I’ve found a published review like the one I want to do…help!

It is quite common that you come up with a research question for your dissertation review, or for a review you wanted to publish and then you find a systematic review on the same subject has already been published- can you still go ahead anyway?  There is a simple answer and a more complicated answer.  If you don’t mind thinking of a brand new question the simple answer is no, don’t go ahead.  However, the reason you are asking what you can do about the situation suggests that you want to hold onto your question despite finding this other review.  That makes the situation a little more complicated.

First I’ll describe what a review is, and then I will discuss why repeating a review is inappropriate, and then what you can do if you just can’t let go of your idea.

A review is form of research.  It allows you to bring together information from a variety of sources and synthesise it.  A synthesis is when you combine component parts to create a whole.  Usually the whole is greater than the sum of the parts. In a review you find as much information as you can that will help you generate an answer to your research question.  Often you are asked to restrict the information type to peer reviewed primary research studies – studies in which data has been collected.  You decide during the critical appraisal phase whether the primary research is trustworthy, and it is you include it in your synthesis.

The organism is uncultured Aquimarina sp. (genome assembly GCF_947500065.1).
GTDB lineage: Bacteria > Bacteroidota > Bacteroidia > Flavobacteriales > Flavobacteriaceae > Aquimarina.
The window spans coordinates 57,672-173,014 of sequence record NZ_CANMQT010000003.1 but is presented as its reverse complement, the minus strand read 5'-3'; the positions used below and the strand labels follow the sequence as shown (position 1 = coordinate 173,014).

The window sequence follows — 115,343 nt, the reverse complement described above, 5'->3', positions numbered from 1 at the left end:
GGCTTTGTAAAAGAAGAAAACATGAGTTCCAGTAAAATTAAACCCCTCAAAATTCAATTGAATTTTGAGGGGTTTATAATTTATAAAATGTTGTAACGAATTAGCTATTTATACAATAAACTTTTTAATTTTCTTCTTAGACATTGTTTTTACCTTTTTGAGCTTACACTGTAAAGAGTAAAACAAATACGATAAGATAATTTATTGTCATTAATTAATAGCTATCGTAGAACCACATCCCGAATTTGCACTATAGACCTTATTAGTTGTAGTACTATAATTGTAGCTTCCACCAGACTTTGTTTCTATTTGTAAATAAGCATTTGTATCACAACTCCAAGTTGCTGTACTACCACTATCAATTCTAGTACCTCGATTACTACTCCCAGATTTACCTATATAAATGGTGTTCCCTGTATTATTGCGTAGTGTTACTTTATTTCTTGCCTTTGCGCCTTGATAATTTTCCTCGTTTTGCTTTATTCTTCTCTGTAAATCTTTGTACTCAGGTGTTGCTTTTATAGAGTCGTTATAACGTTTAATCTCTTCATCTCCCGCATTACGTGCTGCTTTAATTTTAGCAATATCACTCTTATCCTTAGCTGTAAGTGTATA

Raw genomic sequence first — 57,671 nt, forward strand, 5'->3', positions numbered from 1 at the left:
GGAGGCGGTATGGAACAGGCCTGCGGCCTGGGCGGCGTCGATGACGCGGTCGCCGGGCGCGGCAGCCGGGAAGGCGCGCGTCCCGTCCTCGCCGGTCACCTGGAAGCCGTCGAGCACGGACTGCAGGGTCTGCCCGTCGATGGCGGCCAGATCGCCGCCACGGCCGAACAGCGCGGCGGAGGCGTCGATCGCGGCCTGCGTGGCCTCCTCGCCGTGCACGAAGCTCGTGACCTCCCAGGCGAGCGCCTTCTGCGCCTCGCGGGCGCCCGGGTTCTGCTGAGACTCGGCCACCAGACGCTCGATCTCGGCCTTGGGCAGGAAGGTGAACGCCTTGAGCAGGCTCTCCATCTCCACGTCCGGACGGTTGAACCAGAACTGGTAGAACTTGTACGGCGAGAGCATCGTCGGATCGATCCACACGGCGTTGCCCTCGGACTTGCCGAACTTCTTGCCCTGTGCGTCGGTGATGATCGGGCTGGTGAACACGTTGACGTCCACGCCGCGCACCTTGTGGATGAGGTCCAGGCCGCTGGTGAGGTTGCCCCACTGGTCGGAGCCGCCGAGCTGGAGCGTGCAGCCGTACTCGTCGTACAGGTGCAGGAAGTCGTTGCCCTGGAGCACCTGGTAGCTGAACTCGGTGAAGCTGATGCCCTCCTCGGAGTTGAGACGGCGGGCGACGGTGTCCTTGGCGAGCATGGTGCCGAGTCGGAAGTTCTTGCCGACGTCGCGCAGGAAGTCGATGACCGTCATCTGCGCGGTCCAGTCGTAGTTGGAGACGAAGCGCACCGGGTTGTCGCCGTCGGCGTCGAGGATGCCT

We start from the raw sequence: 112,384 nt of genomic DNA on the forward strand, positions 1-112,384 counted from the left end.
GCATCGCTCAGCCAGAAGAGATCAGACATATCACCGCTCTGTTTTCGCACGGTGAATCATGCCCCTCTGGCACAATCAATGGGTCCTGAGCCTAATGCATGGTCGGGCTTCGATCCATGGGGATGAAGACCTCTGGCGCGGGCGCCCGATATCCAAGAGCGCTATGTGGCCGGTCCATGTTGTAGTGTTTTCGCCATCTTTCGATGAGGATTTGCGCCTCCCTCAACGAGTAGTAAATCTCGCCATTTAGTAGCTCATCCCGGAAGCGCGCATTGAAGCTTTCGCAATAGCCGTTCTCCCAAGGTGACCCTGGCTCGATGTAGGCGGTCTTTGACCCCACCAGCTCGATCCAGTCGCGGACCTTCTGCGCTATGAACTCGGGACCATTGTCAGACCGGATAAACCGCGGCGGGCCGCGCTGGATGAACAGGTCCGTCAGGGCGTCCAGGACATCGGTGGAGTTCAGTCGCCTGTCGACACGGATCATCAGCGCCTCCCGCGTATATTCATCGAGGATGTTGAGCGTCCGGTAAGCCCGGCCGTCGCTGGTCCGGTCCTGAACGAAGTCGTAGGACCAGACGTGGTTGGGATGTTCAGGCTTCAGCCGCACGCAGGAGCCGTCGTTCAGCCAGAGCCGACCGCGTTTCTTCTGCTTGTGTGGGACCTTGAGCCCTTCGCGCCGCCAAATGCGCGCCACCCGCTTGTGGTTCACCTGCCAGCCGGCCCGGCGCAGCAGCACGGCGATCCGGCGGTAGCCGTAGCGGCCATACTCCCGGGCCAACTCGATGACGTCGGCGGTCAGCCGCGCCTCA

A review is conducted when the research question can be answered by combining (synthesising) the results of already published primary research.  Its no good trying to answer a question by review if there is very little or no primary research.  If there is very little primary research then you would need to do primary research.  If someone has already answered your research question by undertaking a review then you won’t find anything different to them – so it is pointless repeating what has already been done.  However, of course there are exceptions to this rule and that is how we arrive at the third part of this blog -reasons to go ahead anyway.

  • A review has been conducted a relatively short while ago but since then there have been a number of new primary research papers published – then you should go ahead and update the previous review.
  • The review was poor quality or didn’t include all the relevant primary research – then you can go ahead and do a better job.
  • The review was broad in scope – then you can identify a similar question that enables you to take a new perspective on the topic.

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